Over 150 Czechs missing after tsunami disaster, up to seven feared dead

India, photo: CTK

As the full scale of the Indian Ocean disaster unfolds, there is still no information about the whereabouts of over 150 Czechs. Meanwhile, the Czech Republic is dispatching humanitarian aid to the region and Czech charities have started public collections.

India,  photo: CTK
According to the Foreign Ministry there are still over 150 Czechs thought to have been in the region at the time of the tsunami who have not contacted their relatives or the local Czech embassies. Although reports of Czech casualties have appeared in the Thai press, the Czech Republic's Ambassador to Thailand, Jiri Sitler, says no deaths have been confirmed.

"The information is false. The Nation newspaper says it got the information from us, it is not true. Fortunately, there are no fatalities confirmed among Czech nationals. But there are a number of people missing, those are serious cases, and also there are three injured people in Thai hospitals."

One of the three injured Czechs, he mentioned, is supermodel Petra Nemcova, a 2003 cover girl for Sports Illustrated magazine's swimsuit edition, who suffered a broken pelvis. Her British boyfriend, a fashion photographer, was swept out to sea and is missing but presumed dead. Another two seriously injured Czechs are in hospitals in Sri Lanka.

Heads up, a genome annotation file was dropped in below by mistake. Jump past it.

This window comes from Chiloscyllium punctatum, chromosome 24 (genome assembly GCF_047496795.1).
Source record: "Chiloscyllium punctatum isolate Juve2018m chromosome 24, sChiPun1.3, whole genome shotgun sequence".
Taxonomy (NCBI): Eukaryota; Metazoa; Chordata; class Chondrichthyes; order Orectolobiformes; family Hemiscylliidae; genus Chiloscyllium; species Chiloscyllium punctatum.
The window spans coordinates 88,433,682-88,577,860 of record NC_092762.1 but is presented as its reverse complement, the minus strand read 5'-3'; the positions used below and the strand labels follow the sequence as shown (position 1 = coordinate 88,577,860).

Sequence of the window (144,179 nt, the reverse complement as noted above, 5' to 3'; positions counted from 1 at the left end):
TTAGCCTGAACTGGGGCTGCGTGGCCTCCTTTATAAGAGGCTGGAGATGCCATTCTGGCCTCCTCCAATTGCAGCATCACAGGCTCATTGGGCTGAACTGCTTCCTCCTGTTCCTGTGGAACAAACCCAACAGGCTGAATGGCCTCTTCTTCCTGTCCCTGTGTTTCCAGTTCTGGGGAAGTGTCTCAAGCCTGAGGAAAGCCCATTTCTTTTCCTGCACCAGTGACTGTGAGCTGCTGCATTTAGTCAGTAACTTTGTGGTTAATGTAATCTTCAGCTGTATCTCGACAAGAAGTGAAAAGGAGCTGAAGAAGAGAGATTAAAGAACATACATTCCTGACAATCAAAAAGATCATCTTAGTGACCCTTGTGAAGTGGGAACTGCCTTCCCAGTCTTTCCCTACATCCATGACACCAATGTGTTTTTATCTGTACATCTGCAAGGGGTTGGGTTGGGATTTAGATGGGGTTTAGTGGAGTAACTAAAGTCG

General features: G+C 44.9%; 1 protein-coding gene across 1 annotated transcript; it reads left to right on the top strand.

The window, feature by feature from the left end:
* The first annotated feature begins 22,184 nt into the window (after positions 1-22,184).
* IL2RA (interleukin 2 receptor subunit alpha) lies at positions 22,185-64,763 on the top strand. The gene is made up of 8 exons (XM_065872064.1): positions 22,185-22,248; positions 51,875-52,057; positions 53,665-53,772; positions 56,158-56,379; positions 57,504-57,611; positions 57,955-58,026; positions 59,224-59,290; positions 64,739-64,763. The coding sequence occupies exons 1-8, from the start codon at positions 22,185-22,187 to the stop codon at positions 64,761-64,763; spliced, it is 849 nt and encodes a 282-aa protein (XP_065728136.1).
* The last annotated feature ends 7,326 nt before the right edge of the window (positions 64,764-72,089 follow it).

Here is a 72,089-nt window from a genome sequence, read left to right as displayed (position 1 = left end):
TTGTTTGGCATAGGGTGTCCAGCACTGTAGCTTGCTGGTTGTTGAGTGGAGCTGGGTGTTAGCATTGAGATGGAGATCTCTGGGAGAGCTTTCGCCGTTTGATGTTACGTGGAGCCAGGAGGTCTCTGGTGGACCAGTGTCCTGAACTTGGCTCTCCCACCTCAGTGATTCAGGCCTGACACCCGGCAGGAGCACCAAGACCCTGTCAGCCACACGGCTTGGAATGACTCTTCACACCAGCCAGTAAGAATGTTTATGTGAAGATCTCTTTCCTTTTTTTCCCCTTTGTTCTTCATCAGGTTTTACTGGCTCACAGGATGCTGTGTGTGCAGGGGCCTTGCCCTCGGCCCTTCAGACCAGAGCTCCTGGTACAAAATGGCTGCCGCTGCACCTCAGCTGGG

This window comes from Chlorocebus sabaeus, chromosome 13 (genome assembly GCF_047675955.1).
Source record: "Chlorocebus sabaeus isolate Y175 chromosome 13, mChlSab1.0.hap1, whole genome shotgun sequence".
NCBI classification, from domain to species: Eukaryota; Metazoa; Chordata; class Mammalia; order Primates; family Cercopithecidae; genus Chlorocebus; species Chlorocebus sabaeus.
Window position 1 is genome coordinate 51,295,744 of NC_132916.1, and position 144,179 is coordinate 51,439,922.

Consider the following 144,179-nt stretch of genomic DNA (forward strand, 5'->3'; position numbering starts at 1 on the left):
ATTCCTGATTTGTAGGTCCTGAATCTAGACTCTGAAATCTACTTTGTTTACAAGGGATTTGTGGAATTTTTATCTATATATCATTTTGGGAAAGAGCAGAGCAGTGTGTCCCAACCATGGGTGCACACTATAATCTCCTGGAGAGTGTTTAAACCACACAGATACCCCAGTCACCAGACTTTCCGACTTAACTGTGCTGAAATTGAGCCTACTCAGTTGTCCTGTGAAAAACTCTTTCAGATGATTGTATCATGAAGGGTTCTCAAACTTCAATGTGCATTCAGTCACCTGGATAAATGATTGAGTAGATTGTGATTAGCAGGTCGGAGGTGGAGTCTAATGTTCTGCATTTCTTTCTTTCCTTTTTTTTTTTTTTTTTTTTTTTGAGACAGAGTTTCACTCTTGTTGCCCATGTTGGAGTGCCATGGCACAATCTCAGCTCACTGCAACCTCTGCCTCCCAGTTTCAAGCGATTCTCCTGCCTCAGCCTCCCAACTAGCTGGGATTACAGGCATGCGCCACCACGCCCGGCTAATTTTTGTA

According to latest information, there is a strong suspicion that six or seven Czechs did not survive the tidal waves. But by midday on Thursday, nothing had been confirmed. The serious cases, are, for example, people who are known to have been on the beaches when the tsunami struck. As for the 152 Czech nationals unaccounted for, authorities expect the majority of them just have not had a chance to contact anyone because of broken phone lines and blocked roads.

Humanitarian aid for to the affected region,  photo: CTK
The Czech government has pledged to donate 10 million crowns in immediate assistance. At the moment, planes from the national carrier, Czech Airlines, are shipping bottled water there, which is the most frequent requirement. Also a Czech Army special is leaving on Thursday for Indonesia with 10 tonnes of material aid. There are two Czech medical doctors in Sri Lanka who are treating injuries and infections. The doctors are helping both injured Czech tourists and locals and will later be replaced by two surgeons. A mobile children's hospital will also be sent to Sri Lanka, operated by an experienced rescue team from the town of Liberec.

Several aid organisations have opened accounts for the disaster, such as Adra, Caritas Czech Republic, the People in Need Organisation or the Czech Committee of the UNICEF and they say the money is adding up in the banks.